William Perkins, the great sixteenth-century puritan theologian in Cambridge, instructed preachers to imagine the various kinds of hearers who would be listening to their sermons, and to think through applications of the truth preached to several different kinds of hearts—hardened sinners, questioning doubters, weary saints, young enthusiasts, the list goes on and on. I want to approach the question slightly differently, though. Many of us who are called to preach God’s Word will surely know this already, but it will be helpful to remind ourselves again of this fact: Not only are there different kinds of hearers, but there are also different kinds of application which are themselves all legitimately considered application.
When I preach the Word, I am called to expound the Scriptures, to take a passage of God’s Word and explain it clearly, compellingly, even urgently. In this process, there are at least three different kinds of application which reflect three different kinds of problems we find in our own Christian pilgrimage. First, we struggle under the blight of ignorance. Second, we wrestle with doubt, often more than we at first realize. Finally, we sin—whether through direct disobedient acts, or through sinful negligence. All three of these we long to see changed in us and our hearers every time we preach God’s Word. And each gives rise to a different kind of legitimate application.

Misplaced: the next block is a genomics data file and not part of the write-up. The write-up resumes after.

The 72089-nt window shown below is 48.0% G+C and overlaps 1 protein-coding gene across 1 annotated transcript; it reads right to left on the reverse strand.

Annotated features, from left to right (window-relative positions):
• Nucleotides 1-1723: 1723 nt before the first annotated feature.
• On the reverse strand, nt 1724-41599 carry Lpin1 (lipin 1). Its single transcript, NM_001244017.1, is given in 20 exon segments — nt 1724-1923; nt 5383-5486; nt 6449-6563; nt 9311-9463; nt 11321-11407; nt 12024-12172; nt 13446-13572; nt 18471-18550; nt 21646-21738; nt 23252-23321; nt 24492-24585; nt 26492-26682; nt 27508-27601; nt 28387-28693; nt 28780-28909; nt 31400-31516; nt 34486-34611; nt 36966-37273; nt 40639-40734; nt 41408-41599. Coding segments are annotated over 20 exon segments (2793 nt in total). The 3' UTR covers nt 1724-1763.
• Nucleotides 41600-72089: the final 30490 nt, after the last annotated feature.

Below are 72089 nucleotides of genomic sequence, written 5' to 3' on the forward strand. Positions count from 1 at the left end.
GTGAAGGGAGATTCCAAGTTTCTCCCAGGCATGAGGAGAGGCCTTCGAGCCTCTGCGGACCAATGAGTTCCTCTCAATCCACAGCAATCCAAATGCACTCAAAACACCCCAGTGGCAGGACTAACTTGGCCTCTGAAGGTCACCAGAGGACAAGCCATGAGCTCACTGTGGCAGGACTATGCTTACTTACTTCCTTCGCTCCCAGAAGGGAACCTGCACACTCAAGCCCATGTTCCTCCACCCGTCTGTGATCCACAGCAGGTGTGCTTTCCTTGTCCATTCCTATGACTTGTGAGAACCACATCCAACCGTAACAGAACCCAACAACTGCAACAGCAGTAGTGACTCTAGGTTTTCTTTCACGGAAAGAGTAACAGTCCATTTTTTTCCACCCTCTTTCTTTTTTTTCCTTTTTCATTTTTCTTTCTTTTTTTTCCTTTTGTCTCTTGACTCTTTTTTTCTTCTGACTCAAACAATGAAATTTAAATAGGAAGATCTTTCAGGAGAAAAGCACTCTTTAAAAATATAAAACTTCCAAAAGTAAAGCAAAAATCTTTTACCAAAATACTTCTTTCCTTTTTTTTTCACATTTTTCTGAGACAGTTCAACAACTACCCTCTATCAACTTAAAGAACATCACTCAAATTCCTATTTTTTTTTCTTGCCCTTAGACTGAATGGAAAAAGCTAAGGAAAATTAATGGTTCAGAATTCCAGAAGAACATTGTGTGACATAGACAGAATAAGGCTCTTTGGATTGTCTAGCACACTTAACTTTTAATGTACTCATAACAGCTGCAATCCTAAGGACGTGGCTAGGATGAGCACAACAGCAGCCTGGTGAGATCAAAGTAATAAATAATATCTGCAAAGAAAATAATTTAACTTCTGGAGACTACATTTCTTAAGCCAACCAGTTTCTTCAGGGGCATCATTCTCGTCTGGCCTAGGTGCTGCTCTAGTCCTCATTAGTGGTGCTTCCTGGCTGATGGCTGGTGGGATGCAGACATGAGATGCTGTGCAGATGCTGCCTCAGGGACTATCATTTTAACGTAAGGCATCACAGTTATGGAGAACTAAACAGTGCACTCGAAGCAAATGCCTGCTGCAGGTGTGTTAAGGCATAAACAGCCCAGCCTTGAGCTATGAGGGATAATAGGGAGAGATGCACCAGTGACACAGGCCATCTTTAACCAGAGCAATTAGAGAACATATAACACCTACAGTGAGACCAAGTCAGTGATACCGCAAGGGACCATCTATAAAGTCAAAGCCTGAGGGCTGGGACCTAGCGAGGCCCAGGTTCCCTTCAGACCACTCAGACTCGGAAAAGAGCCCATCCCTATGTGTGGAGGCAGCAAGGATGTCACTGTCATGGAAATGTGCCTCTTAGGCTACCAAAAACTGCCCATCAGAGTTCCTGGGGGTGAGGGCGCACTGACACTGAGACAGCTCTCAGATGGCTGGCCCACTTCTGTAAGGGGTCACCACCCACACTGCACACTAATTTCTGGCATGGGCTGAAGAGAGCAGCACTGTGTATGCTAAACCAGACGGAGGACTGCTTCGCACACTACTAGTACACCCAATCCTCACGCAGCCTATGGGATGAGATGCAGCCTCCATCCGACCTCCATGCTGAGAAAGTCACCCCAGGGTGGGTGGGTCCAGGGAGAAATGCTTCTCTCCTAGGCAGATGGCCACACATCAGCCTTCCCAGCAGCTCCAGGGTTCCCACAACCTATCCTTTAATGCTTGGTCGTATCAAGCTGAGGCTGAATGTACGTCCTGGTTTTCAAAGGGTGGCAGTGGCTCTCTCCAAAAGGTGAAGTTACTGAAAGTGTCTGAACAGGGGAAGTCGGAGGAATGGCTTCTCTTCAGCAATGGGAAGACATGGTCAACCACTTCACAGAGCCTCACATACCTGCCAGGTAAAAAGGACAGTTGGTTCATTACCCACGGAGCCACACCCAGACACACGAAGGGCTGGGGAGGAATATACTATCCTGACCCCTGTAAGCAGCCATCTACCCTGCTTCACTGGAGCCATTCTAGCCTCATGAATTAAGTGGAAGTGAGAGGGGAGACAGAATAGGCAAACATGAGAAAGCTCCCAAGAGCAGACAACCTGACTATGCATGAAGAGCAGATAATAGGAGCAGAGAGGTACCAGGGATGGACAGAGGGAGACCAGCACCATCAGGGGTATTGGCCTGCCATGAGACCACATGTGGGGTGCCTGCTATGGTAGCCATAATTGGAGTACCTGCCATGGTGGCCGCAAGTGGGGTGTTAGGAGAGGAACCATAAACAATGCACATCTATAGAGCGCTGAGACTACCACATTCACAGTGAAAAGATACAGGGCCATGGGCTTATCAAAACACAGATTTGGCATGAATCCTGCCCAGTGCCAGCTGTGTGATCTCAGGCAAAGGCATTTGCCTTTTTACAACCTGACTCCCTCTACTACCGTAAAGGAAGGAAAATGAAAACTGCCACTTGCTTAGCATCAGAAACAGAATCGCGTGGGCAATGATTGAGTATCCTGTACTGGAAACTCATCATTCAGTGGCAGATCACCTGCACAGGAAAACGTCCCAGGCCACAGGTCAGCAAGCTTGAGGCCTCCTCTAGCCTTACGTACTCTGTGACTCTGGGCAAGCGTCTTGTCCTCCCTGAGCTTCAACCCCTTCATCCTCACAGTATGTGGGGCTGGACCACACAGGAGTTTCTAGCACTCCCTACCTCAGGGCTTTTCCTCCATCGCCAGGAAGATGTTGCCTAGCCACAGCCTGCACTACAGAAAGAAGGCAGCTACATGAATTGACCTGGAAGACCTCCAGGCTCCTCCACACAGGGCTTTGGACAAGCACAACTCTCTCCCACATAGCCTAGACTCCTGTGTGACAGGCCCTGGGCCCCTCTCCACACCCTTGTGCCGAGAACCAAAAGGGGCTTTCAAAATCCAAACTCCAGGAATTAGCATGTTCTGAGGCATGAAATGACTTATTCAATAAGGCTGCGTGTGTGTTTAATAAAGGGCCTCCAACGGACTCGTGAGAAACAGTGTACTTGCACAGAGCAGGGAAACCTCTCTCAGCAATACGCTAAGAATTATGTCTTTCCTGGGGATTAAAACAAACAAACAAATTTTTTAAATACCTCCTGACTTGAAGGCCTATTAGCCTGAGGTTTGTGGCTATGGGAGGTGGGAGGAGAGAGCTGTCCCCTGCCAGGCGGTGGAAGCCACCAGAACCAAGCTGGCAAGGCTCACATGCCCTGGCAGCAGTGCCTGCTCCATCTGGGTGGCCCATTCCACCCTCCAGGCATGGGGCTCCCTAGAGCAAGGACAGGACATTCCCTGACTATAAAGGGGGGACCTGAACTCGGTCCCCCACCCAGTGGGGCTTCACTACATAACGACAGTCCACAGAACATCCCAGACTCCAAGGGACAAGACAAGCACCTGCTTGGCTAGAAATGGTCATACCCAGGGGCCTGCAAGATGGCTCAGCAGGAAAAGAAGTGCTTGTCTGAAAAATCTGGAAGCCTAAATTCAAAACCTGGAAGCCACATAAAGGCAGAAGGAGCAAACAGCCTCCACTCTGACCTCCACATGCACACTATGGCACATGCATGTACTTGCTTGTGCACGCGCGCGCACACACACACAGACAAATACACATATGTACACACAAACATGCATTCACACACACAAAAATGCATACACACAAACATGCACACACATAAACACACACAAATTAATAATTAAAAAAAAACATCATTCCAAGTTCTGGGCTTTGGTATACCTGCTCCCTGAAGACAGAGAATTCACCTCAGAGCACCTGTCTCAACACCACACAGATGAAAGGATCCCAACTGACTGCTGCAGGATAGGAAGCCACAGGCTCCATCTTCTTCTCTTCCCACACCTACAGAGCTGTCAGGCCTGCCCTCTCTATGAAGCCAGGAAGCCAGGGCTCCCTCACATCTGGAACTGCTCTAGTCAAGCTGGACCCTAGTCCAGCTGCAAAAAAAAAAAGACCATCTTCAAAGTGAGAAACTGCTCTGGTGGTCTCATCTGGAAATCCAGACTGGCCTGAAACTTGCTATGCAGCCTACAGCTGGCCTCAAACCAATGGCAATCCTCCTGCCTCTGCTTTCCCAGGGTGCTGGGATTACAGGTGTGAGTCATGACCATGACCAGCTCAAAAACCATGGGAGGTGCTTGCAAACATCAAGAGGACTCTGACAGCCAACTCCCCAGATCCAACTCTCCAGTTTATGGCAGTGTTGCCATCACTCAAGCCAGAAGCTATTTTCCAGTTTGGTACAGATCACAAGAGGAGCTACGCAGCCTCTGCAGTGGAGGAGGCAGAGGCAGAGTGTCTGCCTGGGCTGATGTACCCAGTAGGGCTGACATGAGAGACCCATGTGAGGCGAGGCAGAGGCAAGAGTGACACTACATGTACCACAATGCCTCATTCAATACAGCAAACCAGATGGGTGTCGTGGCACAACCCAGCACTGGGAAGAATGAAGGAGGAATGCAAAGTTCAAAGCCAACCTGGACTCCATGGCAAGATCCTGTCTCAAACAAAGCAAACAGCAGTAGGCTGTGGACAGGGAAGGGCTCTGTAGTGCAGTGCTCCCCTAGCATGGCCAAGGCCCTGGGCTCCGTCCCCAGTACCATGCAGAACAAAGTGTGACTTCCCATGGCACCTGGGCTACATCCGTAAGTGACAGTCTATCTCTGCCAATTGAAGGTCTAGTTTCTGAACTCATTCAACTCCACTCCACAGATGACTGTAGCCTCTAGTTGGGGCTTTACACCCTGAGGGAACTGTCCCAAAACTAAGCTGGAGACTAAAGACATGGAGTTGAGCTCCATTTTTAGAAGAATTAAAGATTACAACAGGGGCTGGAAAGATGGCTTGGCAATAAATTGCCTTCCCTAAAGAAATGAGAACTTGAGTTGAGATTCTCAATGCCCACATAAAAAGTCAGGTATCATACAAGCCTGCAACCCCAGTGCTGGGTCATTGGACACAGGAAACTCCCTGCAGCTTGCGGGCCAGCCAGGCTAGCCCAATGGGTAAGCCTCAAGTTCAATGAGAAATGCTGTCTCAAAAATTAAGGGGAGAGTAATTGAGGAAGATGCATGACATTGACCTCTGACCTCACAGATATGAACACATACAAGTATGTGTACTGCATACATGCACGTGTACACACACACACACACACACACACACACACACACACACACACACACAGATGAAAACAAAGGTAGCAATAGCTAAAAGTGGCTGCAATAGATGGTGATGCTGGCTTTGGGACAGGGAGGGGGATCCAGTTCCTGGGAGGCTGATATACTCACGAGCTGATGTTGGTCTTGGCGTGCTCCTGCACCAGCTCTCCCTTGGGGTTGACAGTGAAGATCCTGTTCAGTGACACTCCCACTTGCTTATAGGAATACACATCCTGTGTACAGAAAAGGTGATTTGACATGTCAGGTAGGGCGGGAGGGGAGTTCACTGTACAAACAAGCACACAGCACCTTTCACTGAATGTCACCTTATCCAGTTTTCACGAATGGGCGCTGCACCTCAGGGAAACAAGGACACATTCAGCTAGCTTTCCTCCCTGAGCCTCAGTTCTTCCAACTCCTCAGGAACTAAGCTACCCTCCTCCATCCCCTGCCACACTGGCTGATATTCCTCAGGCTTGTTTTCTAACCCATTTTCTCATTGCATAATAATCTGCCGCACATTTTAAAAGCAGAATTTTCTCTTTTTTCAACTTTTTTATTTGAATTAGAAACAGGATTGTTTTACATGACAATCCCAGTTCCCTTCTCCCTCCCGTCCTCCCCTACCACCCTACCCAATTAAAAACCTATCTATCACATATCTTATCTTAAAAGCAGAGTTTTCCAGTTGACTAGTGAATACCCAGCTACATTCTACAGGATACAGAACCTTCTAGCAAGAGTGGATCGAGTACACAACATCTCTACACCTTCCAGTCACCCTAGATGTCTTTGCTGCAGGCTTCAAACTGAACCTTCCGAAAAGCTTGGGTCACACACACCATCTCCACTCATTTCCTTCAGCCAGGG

Ignorance is a fundamental problem in a fallen world. We have alienated God from us. We have cut ourselves off from direct fellowship with our Creator. It is not surprising then that informing people of the truth about God is itself a powerful type of application—and one which we desperately need. This is not an excuse for cold or passionless sermons. I can be every bit as excited (and more) by indicative statements as I can be by imperative commands. The commands of the gospel to repent and believe mean nothing apart from the indicative statements about God, ourselves, and Christ. Information is vital. We are called to teach the truth, to proclaim a great message about God. We want people who hear our messages to change from ignorance to knowledge of the truth. Such heartfelt informing is application.